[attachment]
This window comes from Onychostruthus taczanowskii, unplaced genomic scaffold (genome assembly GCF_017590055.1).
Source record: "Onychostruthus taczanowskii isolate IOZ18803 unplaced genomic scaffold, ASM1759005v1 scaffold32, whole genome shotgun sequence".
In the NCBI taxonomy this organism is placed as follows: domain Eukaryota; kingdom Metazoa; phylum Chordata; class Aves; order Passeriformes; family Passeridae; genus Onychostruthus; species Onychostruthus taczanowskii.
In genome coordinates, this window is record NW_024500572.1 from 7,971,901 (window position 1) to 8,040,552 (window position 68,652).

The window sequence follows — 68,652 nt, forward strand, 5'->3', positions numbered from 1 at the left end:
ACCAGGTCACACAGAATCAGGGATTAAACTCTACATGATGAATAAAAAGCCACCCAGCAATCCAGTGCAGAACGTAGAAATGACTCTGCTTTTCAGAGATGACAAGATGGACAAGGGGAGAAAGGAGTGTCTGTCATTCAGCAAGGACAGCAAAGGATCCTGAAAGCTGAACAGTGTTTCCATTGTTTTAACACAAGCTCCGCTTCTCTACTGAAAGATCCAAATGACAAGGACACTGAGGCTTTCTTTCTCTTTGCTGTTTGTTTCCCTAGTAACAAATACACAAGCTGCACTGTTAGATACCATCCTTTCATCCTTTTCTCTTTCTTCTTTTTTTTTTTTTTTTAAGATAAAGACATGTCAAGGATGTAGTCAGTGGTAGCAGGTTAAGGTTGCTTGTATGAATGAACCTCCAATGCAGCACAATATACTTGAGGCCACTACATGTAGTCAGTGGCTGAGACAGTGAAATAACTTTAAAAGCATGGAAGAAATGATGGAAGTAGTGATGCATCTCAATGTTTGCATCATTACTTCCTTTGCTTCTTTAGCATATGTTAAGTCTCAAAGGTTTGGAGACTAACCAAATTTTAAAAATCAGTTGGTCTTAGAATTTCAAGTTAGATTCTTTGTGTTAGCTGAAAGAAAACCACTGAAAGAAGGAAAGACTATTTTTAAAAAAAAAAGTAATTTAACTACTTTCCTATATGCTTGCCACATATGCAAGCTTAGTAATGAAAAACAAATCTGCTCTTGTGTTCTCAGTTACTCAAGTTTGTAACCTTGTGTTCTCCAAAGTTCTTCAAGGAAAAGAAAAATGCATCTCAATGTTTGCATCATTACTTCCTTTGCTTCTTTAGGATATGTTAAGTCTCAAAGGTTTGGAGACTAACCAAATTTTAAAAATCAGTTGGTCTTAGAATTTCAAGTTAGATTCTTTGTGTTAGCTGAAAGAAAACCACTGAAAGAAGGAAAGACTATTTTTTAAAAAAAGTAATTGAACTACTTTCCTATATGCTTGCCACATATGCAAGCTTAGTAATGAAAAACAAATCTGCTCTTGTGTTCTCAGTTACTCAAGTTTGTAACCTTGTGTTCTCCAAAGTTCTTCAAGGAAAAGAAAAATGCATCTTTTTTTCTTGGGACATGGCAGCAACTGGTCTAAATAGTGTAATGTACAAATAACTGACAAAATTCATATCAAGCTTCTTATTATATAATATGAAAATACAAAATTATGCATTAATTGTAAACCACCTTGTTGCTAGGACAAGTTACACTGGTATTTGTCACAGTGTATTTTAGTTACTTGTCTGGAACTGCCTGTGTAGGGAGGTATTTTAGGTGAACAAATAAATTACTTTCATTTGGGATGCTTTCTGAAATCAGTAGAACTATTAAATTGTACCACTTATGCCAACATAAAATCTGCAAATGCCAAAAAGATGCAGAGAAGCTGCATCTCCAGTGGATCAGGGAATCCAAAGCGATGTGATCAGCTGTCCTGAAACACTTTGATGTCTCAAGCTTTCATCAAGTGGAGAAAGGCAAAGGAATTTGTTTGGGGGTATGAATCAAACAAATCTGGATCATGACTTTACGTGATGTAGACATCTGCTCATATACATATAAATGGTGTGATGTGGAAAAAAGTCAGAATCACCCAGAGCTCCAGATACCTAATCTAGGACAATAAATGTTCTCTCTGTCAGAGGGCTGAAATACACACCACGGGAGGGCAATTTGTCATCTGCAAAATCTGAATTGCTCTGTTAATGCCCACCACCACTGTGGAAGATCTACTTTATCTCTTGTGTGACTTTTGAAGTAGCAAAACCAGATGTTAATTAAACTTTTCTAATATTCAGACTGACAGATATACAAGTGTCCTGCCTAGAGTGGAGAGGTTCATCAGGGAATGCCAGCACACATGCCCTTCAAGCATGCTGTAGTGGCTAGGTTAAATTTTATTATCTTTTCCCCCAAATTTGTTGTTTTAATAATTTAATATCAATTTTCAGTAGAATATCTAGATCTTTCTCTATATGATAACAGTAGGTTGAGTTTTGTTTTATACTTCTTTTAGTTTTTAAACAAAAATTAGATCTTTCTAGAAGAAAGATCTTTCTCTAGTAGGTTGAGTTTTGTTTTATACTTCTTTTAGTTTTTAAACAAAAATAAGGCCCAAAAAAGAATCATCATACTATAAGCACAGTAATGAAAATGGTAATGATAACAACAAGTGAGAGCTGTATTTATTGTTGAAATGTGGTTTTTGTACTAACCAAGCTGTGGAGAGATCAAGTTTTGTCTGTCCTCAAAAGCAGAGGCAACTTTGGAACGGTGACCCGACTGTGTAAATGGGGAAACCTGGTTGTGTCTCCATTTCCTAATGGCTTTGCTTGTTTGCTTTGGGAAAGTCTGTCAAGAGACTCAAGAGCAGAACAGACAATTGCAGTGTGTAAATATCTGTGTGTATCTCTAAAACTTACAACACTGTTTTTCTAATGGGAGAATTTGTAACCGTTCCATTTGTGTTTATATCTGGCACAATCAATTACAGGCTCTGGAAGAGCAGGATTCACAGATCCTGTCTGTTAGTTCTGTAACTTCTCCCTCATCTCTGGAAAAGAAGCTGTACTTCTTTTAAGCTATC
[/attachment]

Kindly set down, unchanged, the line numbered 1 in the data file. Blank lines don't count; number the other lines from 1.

This window comes from Onychostruthus taczanowskii, unplaced genomic scaffold (genome assembly GCF_017590055.1).